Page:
Unlike the rest of the tables, BRAZIL and FEDNA clearly distinguish three maize qualities classified regarding their protein content (BRAZIL), and three origins (FEDNA) that are basically different in terms of protein, fat and starch; whilst the CVB, INRA and NRC only consider a single maize quality with intermediate values, CVB being the nearest to the FEDNA's Spanish maize (7.6%), and the NRC being in the upper range (8.24%), at a similar level to the values provided by the INRA, FEDNA for the French maize and FEDNA for the USA maize, with the exception of BRAZIL (11.5%), that includes maize varieties with the greatest protein percentage (8.80%). The moisture range proposed by the different assessment systems varies by >6%, with a minimum value in the case of the BRAZIL maize that has a greater protein content. Nevertheless, the FEDNA does not make a difference regarding the moisture level depending on the different origins, and it is similar to the moisture value proposed by the CVB and INRA, with the NRC showing the most similar value to that of the average value proposed by BRAZIL. If we do not consider the most extreme values for protein and starch proposed by BRAZIL, there is almost no relationship between the contents in dry matter, protein and starch, however when considererd is an influential value that drags the correlation as an artifact until reaching a value of r2 = 0.40. A clear positive correlation (r2 = 0.55) is seen between the protein and the starch content that could characterise the starch vitreousness degree, because it is known that the vitreous starch granules are harder because they are compacted by a matrix with a high protein content. Nevertheless, corn shows a marked negative correlation (r2 > 0,75) between dry matter and fibre content (increasing up to r2 = 0,87 if we consider the extreme value proposed by BRAZIL).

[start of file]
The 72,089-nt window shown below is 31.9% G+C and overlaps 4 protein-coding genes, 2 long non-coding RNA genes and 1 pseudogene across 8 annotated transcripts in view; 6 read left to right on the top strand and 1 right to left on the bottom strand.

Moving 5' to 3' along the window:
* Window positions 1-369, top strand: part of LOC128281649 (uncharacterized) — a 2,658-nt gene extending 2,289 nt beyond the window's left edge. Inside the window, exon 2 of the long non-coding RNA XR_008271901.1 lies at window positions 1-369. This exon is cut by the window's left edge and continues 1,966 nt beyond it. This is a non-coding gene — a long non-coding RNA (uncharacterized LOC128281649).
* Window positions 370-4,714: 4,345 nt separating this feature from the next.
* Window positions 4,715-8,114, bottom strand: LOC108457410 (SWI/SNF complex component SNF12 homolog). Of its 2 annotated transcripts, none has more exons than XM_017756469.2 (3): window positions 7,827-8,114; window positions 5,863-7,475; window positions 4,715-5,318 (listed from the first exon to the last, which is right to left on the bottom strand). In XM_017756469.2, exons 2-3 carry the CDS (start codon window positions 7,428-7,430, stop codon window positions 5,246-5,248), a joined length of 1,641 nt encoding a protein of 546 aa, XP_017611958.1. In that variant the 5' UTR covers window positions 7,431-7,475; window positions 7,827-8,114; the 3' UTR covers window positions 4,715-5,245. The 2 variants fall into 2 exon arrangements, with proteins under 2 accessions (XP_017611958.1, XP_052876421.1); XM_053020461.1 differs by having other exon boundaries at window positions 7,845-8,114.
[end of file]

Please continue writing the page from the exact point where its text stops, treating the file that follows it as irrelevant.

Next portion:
These relationships have a direct impact on the estimation of the net energy (NE) value. Although starch represents the greatest contribution in terms of energy, the slight variability present (4%) is not decisive to explain the difference of more than 200 kcal/kg NE seen between the most extreme assessment systems in terms of energy: 2749 kcal/kg; CVB vs. 2550 kcal/kg; FEDNA (national maize). We must bear in mind that there are negative (r2 = 0,55) and positive (r2 > 0.35) correlations for NE with respect to the fibre and fat content, that are more decisive than starch itself on the variation seen in the NE content. These correlations with NE are evident, except in the case of the CVB, that estimates a NE figure that is very high for the intermediate fibre and fat values, in comparison with the rest of the assessment systems in which this relationship is more direct, this showing a high energy valuation, mainly of fibre by the CVB.